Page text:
With mobile subscriptions in the Middle East expected to exceed 250 million this year, more content needs to be developed for mobile users in the region, considered one of the hottest telecom markets in the world.
The report, which covered Jordan, Afghanistan, Bahrain, Iran, Iraq, Kuwait, Lebanon, Oman, Palestine, Qatar, Saudi Arabia, Syria, the UAE and Yemen, indicated that the Middle East will see massive growth in the number of mobile subscriptions over the next few years.
Average mobile phone penetration in the region is estimated to exceed 100 % in 2012, thereby exceeding the North America market for the first time, a provider of market intelligence for the global telecom and entertainment industries.
In Jordan, there were 7.482 million mobile subscriptions by the end of 2011, with mobile penetration reaching 120 %, according to figures posted on the Telecommunications Regulatory Commission website.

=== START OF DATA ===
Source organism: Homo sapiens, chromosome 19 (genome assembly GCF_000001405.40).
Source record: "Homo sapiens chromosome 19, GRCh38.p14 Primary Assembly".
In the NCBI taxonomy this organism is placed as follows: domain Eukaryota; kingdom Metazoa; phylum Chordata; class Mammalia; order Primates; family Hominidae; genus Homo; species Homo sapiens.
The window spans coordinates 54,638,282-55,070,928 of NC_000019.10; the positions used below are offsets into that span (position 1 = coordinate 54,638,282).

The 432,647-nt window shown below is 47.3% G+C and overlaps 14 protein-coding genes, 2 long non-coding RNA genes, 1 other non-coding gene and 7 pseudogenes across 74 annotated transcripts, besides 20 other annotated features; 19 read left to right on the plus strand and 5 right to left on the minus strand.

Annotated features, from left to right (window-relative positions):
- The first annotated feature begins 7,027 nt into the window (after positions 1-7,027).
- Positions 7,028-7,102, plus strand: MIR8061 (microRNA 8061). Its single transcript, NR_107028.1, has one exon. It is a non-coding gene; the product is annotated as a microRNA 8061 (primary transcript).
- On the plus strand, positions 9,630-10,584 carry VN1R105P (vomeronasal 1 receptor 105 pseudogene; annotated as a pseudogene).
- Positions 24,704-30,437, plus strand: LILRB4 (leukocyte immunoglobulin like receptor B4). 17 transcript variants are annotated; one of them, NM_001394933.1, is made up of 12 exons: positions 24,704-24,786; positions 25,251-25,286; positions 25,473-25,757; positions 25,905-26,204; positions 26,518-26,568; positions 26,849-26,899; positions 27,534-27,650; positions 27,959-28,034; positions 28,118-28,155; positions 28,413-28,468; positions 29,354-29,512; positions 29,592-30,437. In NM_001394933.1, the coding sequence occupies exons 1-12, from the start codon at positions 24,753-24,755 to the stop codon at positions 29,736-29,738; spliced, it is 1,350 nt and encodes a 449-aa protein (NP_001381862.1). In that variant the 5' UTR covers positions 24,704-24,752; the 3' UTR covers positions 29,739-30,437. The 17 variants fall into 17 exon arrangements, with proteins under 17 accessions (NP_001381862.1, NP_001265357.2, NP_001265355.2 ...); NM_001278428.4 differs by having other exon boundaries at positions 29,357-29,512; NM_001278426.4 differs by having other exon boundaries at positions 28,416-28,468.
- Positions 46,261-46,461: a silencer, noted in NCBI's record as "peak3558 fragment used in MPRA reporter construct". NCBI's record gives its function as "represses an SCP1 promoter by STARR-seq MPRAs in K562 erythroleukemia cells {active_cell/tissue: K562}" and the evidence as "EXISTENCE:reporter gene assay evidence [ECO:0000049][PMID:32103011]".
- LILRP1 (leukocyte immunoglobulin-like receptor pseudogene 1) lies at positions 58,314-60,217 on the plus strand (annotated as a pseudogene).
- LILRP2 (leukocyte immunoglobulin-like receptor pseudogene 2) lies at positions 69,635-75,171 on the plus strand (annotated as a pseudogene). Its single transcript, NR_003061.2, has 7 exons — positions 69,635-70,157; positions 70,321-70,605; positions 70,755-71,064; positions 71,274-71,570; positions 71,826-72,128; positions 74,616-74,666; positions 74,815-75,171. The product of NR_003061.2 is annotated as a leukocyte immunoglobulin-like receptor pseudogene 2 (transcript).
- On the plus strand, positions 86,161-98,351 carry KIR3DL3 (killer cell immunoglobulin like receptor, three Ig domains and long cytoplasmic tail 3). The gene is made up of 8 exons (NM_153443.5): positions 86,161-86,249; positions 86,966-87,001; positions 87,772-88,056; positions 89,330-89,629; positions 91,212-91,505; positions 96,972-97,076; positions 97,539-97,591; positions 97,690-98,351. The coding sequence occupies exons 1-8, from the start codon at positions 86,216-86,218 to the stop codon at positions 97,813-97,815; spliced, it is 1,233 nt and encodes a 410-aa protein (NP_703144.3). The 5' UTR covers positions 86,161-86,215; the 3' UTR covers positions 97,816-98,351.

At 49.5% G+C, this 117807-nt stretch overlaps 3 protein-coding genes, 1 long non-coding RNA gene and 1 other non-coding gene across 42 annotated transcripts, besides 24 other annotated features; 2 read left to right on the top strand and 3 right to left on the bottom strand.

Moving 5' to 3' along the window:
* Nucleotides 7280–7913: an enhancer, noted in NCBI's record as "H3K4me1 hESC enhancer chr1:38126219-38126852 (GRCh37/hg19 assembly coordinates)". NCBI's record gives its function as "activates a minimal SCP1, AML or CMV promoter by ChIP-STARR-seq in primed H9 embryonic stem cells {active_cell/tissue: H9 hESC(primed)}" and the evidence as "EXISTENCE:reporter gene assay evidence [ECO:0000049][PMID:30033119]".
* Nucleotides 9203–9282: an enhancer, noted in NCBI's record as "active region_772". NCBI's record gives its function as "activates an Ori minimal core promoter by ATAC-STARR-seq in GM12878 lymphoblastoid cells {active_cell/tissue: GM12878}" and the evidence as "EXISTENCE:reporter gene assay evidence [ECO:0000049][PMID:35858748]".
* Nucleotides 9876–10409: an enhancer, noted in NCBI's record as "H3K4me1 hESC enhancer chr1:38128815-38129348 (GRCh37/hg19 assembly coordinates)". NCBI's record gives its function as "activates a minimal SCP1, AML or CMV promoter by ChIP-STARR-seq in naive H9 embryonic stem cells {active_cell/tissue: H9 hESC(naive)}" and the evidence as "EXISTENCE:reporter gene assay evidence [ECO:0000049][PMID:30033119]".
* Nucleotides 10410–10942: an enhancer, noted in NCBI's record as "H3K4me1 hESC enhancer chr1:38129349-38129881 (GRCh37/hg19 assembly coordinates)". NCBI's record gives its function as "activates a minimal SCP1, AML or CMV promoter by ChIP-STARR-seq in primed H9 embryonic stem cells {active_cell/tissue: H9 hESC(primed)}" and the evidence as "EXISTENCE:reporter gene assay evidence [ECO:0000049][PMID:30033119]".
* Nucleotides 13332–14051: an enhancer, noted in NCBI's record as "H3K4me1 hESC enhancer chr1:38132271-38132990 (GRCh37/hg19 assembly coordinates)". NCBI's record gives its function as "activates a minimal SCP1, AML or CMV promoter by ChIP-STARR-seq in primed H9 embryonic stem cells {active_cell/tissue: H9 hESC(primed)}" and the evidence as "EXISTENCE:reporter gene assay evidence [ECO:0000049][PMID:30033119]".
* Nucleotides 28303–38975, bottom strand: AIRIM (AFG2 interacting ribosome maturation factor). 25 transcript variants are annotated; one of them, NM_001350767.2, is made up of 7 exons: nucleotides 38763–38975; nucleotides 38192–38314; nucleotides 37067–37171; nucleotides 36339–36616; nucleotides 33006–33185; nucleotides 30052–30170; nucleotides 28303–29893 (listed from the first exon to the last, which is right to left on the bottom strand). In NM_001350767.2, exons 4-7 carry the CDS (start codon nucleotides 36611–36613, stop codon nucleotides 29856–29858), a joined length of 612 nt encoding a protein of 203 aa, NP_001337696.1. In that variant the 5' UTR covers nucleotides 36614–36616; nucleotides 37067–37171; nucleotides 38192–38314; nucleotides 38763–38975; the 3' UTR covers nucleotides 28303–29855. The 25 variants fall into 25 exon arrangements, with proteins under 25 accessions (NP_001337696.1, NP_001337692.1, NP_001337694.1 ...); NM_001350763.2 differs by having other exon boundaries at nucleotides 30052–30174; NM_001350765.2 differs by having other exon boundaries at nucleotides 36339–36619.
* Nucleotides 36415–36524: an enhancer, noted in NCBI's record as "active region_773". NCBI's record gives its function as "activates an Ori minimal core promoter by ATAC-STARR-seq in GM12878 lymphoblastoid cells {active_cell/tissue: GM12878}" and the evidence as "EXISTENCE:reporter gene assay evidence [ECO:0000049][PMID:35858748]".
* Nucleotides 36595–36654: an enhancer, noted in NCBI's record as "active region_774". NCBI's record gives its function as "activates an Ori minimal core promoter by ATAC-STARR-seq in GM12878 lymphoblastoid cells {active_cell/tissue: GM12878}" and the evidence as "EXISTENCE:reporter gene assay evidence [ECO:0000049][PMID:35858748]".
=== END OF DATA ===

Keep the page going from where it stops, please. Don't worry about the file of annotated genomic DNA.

Second Generation (2G) services will not still be going strong in the Middle East over the next four years, as most countries in the region will see a rise in 3G connections during this period.
“It is, of course, early days yet for 4G in all of the Middle East, with only a few countries having active implementation,” the report said, predicting that Saudi Arabia will be the leading 4G market in the region with just over 11 million 4G subscriptions by 2016, with the UAE expected to come in second place in terms of 4G usage.
Middle East and North Africa region is considered a rapidly growing market for online and mobile content, as the number of mobile and Internet users is on the rise.
Fixed broadband subscriptions in the MENA region grew by about 160 % in a three-year period ending in June 2011, while the number of mobile broadband subscriptions increased from 919,000 in first quarter of 2008 to 6.9 million in first quarter of 2011, as Jordan times stated, according to Informa report.
The report said there are barriers that must be overcome in the Middle East, because the telecom industry’s best prospects for growth now lie in data rather than voice services, adding that international companies are interested in investing in the region’s mobile and content sectors